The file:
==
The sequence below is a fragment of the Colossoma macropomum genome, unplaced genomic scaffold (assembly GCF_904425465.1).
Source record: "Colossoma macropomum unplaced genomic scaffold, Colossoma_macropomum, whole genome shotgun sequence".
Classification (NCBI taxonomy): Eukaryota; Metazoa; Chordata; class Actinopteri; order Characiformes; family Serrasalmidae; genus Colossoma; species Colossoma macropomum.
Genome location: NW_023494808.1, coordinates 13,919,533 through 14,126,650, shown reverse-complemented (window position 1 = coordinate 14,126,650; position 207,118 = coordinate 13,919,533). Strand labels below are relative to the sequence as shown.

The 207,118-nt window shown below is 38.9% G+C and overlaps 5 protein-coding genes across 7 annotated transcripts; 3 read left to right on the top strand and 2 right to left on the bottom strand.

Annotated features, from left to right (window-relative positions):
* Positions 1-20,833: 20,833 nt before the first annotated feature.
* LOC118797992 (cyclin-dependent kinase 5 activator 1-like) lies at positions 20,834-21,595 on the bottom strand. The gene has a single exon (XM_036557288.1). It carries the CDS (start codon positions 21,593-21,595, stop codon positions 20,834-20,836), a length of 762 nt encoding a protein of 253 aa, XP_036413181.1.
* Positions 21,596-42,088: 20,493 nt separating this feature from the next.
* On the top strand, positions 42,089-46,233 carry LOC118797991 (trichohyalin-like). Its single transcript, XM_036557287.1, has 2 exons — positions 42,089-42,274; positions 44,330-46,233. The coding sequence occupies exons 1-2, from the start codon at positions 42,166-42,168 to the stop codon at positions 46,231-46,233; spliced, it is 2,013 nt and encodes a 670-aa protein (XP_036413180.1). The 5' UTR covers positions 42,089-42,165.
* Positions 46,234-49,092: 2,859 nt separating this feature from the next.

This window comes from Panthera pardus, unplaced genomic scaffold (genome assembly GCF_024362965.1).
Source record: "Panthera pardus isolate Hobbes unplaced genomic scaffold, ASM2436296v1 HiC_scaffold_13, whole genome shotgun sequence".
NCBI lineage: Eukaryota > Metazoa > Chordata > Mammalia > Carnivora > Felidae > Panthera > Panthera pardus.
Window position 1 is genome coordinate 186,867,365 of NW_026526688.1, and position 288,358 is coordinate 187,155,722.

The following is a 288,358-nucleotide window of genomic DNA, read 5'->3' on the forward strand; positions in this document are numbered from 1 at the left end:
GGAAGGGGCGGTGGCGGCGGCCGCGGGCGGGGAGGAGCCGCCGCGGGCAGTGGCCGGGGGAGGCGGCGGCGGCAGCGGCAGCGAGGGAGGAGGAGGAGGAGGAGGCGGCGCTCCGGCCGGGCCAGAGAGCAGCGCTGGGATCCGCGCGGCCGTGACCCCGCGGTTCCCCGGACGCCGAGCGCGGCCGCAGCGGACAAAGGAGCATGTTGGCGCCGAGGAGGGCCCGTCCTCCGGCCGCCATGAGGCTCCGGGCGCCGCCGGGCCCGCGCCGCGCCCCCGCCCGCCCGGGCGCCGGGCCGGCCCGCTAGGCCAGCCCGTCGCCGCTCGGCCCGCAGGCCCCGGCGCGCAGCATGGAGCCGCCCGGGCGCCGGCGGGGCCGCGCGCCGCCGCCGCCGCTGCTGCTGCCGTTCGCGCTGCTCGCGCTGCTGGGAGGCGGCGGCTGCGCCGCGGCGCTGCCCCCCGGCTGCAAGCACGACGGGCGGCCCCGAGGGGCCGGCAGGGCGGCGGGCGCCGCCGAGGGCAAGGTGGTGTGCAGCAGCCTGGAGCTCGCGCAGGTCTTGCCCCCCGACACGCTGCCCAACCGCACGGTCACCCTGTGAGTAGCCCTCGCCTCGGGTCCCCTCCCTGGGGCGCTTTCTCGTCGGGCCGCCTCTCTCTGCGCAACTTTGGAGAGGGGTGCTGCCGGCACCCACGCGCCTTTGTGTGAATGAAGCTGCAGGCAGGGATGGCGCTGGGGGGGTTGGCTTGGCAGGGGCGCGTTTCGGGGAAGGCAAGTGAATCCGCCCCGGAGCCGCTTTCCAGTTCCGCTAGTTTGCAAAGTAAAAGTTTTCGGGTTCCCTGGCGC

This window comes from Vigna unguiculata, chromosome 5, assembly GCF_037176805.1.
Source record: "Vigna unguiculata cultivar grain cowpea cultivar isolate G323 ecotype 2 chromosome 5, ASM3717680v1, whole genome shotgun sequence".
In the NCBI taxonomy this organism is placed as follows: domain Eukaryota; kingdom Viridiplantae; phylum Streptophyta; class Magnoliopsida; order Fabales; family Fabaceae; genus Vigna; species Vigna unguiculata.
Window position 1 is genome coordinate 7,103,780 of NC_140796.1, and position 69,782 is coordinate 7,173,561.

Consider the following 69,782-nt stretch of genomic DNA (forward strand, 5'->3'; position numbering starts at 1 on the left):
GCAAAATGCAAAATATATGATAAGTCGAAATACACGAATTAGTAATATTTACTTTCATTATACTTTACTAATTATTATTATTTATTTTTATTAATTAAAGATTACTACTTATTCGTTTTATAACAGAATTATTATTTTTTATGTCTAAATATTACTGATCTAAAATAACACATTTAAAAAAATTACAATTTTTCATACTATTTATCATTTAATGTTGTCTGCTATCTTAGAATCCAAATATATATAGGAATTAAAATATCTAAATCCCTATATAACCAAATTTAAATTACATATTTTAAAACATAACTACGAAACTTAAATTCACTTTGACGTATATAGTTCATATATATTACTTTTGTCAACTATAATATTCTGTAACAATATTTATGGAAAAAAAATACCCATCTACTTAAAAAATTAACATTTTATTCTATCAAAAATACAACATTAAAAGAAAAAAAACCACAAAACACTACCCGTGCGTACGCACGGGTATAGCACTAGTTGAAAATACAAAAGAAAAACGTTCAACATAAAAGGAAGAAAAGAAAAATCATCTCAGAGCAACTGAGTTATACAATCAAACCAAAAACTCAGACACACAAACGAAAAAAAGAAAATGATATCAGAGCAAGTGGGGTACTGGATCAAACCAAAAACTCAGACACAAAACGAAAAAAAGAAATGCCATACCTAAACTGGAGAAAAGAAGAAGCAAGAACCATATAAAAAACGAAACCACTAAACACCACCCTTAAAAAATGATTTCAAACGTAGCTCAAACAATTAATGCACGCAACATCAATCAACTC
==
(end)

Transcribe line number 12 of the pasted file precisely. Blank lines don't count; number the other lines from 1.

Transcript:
This window comes from Panthera pardus, unplaced genomic scaffold (genome assembly GCF_024362965.1).